Medicare Australians are taxed for a medicare levy on all of their income, unless they are under low income rate thresholds. The medicare levy rate is currently 2% of taxable income. High income earners are also charged a medicare levy surcharge, unless they have appropriate private health care coverage. The rate of medicare levy surcharge is between 1 and 1.5% depending on the individual’s taxable income level.  In Australia many medical services and public hospital services are provided free for all Australians under the medicare system. This is what the medicare levy and medicare levy surcharge tax levies pays for.The US also charges a medicare tax on all individual income. The rate is currently 1.45%. Employers are required to withhold an extra 0.9% medicare tax when an individual’s wage exceeds $200,000 in a year.   Unlike Australia, the US does not provide universal health care for its citizens. In the US each individual is responsible for funding their own health care. This means that instead of the medicare taxes going towards a general public funding pool for universal healthcare, they go towards your Medicare Hospital Insurance for when you are a senior. Medicaid is available to help support low income earners.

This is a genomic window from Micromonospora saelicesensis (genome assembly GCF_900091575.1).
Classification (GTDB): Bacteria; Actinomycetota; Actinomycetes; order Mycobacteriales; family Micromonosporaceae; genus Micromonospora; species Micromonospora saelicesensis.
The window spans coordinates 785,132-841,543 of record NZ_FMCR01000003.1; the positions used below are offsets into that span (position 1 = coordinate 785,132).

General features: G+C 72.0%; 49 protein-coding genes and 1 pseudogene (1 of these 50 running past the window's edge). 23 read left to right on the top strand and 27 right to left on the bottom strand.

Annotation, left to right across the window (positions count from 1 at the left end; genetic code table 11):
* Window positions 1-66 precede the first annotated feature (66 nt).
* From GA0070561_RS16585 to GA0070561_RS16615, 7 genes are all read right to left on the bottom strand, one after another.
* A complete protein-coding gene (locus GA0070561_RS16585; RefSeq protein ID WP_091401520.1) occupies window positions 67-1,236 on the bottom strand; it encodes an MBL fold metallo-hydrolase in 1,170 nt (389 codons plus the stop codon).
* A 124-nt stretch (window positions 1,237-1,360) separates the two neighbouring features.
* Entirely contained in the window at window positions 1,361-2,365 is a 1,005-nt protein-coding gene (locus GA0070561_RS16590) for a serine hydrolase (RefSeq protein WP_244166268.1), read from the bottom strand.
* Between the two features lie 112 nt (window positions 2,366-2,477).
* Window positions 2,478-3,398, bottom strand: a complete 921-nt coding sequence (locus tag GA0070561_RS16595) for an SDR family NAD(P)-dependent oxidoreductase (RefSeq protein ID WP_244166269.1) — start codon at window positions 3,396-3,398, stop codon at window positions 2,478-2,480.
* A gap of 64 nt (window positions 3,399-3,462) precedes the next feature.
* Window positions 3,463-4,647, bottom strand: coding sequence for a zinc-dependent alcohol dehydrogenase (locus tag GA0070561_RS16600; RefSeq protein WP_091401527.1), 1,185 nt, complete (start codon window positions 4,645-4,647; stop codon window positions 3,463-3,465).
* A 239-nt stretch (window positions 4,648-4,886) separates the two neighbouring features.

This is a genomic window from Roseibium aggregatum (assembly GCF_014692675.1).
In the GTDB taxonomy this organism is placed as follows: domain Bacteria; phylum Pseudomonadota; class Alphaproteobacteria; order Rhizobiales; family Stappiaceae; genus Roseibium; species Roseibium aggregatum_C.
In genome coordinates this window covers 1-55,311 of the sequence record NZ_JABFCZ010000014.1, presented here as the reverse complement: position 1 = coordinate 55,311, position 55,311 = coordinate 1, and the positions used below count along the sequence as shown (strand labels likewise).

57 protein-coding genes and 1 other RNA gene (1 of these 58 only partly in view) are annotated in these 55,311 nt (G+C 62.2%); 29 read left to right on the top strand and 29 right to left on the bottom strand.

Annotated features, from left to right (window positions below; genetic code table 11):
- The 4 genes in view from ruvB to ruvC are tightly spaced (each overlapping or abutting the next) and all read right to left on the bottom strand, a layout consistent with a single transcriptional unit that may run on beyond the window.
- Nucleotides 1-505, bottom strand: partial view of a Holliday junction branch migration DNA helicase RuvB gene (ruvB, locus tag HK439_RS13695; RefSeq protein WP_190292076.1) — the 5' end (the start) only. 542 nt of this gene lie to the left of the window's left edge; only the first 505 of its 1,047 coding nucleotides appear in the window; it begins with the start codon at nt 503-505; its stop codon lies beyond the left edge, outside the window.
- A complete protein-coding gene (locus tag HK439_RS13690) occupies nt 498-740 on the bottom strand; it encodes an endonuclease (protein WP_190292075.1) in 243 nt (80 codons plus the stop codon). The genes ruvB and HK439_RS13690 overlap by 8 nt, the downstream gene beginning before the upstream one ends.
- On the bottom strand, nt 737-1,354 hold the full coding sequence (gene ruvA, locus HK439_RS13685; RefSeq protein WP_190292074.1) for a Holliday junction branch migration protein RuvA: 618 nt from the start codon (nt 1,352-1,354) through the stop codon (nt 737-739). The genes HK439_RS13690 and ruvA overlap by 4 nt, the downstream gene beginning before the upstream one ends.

Health InsuranceIt is optional for an individual to pay for private health insurance, which covers private health care as well as services that aren’t covered by medicare. High income earners will be exempt from the additional medicare levy surcharge if they take out private health insurance with adequate hospital coverage.In the US an individual is responsible for health insurance (most employers do provide health insurance coverage) in order to get their health care services covered, or partially covered, by their insurance provider. Medicaid is available to assist low income earners to access free or reduced cost health care. 
Sales TaxGST is a federal tax charged at 10% on most goods and services. Basic essentials are exempt. Sales taxes apply on most goods and services, and these are levied by the various state governments. These taxes range from 0 to 13.5%.